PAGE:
Are the generations allied or opposed? Is the cliche of generational conflict legitimate — or false?

These are the questions a national survey, commissioned by, sought to answer. The good news is that by far, people of different generations see enormous value in intergenerational relationships, not competition or conflict. In fact, an overwhelming majority of survey respondents link their own sense of purpose in life, as well as their belief in America’s future, to the well-being of future generations.

new report on the survey, written by Paul Taylor and Scott Keeter, former executive VP and former director of survey research at the Pew Research Center, respectively, showed that:

  • Eight in 10 respondents say that making the world a better place for the next generation is an important personal priority.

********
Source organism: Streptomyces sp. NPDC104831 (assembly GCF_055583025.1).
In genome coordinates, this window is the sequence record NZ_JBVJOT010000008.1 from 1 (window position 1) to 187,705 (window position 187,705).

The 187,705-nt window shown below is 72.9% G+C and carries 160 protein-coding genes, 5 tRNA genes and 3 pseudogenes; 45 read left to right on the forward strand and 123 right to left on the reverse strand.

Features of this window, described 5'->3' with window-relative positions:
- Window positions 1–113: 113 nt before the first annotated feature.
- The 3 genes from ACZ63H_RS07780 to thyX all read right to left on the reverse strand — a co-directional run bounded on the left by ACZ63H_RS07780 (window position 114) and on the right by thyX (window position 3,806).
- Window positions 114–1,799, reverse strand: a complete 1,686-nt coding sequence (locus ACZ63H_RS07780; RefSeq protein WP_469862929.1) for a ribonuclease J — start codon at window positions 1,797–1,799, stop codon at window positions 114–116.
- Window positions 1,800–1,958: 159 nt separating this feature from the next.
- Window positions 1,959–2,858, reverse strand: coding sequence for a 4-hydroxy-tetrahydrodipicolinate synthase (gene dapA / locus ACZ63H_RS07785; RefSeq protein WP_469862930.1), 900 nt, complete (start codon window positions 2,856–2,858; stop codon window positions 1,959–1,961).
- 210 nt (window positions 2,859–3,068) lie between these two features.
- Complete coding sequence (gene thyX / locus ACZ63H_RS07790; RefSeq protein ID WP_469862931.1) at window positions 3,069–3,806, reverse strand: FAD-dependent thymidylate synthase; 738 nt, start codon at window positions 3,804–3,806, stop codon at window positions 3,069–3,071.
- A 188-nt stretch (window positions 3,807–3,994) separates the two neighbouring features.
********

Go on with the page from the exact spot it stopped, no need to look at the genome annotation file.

• Two in three adults of all ages say that demographic trends, including rising longevity, are a potential source of national strength.
  • Generational “conflict” was far less of a concern than bridging differences in class, wealth and racial diversity.

Taken together, these findings form a strong foundation for Generation to Generation,’s new, five-year campaign to mobilize 1 million adults over 50 to help youth thrive. Read more about intergenerational collaboration in Taylor’s article for AARP, A Generation Gives Back.

To join the campaign or learn more, visit the Generation to Generation website; to read the full report, click here.

Published: November 17, 2016

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